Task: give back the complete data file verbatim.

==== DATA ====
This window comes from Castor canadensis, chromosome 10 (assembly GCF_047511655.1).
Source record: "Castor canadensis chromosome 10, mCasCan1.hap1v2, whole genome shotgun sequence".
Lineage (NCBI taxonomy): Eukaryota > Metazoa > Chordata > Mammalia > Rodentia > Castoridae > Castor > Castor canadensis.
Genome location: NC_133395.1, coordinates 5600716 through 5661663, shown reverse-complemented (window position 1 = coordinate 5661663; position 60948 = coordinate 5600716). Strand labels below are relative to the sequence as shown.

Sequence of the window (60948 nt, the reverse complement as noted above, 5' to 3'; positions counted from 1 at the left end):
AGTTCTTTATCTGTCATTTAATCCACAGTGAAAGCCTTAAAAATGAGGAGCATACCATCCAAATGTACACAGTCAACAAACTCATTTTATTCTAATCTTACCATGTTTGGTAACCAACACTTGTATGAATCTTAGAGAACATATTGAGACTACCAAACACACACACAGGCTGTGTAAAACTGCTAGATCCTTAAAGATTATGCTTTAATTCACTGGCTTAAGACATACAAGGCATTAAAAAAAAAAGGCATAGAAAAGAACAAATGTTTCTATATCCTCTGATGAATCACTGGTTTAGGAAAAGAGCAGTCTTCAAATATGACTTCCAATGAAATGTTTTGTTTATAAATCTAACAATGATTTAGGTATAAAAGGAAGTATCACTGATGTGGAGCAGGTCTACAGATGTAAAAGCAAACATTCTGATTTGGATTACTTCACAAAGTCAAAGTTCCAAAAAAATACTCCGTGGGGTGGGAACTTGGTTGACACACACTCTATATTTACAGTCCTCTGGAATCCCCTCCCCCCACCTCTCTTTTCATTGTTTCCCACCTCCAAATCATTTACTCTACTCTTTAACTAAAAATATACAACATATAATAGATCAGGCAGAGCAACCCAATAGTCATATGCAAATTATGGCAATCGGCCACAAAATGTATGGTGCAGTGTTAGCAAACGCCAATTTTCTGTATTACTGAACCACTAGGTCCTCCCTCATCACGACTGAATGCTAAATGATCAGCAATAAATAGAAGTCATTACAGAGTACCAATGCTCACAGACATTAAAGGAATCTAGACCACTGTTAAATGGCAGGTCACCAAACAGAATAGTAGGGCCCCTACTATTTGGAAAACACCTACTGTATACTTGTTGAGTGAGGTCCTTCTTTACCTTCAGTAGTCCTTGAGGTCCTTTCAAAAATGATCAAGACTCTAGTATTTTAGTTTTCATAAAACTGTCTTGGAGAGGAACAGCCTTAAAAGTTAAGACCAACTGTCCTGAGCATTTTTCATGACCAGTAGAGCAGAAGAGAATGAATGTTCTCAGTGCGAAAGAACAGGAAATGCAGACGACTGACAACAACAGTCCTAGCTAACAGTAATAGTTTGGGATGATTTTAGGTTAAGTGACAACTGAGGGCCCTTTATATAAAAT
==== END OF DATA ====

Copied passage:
This window comes from Castor canadensis, chromosome 10 (assembly GCF_047511655.1).
Source record: "Castor canadensis chromosome 10, mCasCan1.hap1v2, whole genome shotgun sequence".
Lineage (NCBI taxonomy): Eukaryota > Metazoa > Chordata > Mammalia > Rodentia > Castoridae > Castor > Castor canadensis.
Genome location: NC_133395.1, coordinates 5600716 through 5661663, shown reverse-complemented (window position 1 = coordinate 5661663; position 60948 = coordinate 5600716). Strand labels below are relative to the sequence as shown.

Sequence of the window (60948 nt, the reverse complement as noted above, 5' to 3'; positions counted from 1 at the left end):
AGTTCTTTATCTGTCATTTAATCCACAGTGAAAGCCTTAAAAATGAGGAGCATACCATCCAAATGTACACAGTCAACAAACTCATTTTATTCTAATCTTACCATGTTTGGTAACCAACACTTGTATGAATCTTAGAGAACATATTGAGACTACCAAACACACACACAGGCTGTGTAAAACTGCTAGATCCTTAAAGATTATGCTTTAATTCACTGGCTTAAGACATACAAGGCATTAAAAAAAAAAGGCATAGAAAAGAACAAATGTTTCTATATCCTCTGATGAATCACTGGTTTAGGAAAAGAGCAGTCTTCAAATATGACTTCCAATGAAATGTTTTGTTTATAAATCTAACAATGATTTAGGTATAAAAGGAAGTATCACTGATGTGGAGCAGGTCTACAGATGTAAAAGCAAACATTCTGATTTGGATTACTTCACAAAGTCAAAGTTCCAAAAAAATACTCCGTGGGGTGGGAACTTGGTTGACACACACTCTATATTTACAGTCCTCTGGAATCCCCTCCCCCCACCTCTCTTTTCATTGTTTCCCACCTCCAAATCATTTACTCTACTCTTTAACTAAAAATATACAACATATAATAGATCAGGCAGAGCAACCCAATAGTCATATGCAAATTATGGCAATCGGCCACAAAATGTATGGTGCAGTGTTAGCAAACGCCAATTTTCTGTATTACTGAACCACTAGGTCCTCCCTCATCACGACTGAATGCTAAATGATCAGCAATAAATAGAAGTCATTACAGAGTACCAATGCTCACAGACATTAAAGGAATCTAGACCACTGTTAAATGGCAGGTCACCAAACAGAATAGTAGGGCCCCTACTATTTGGAAAACACCTACTGTATACTTGTTGAGTGAGGTCCTTCTTTACCTTCAGTAGTCCTTGAGGTCCTTTCAAAAATGATCAAGACTCTAGTATTTTAGTTTTCATAAAACTGTCTTGGAGAGGAACAGCCTTAAAAGTTAAGACCAACTGTCCTGAGCATTTTTCATGACCAGTAGAGCAGAAGAGAATGAATGTTCTCAGTGCGAAAGAACAGGAAATGCAGACGACTGACAACAACAGTCCTAGCTAACAGTAATAGTTTGGGATGATTTTAGGTTAAGTGACAACTGAGGGCCCTTTATATAAAAT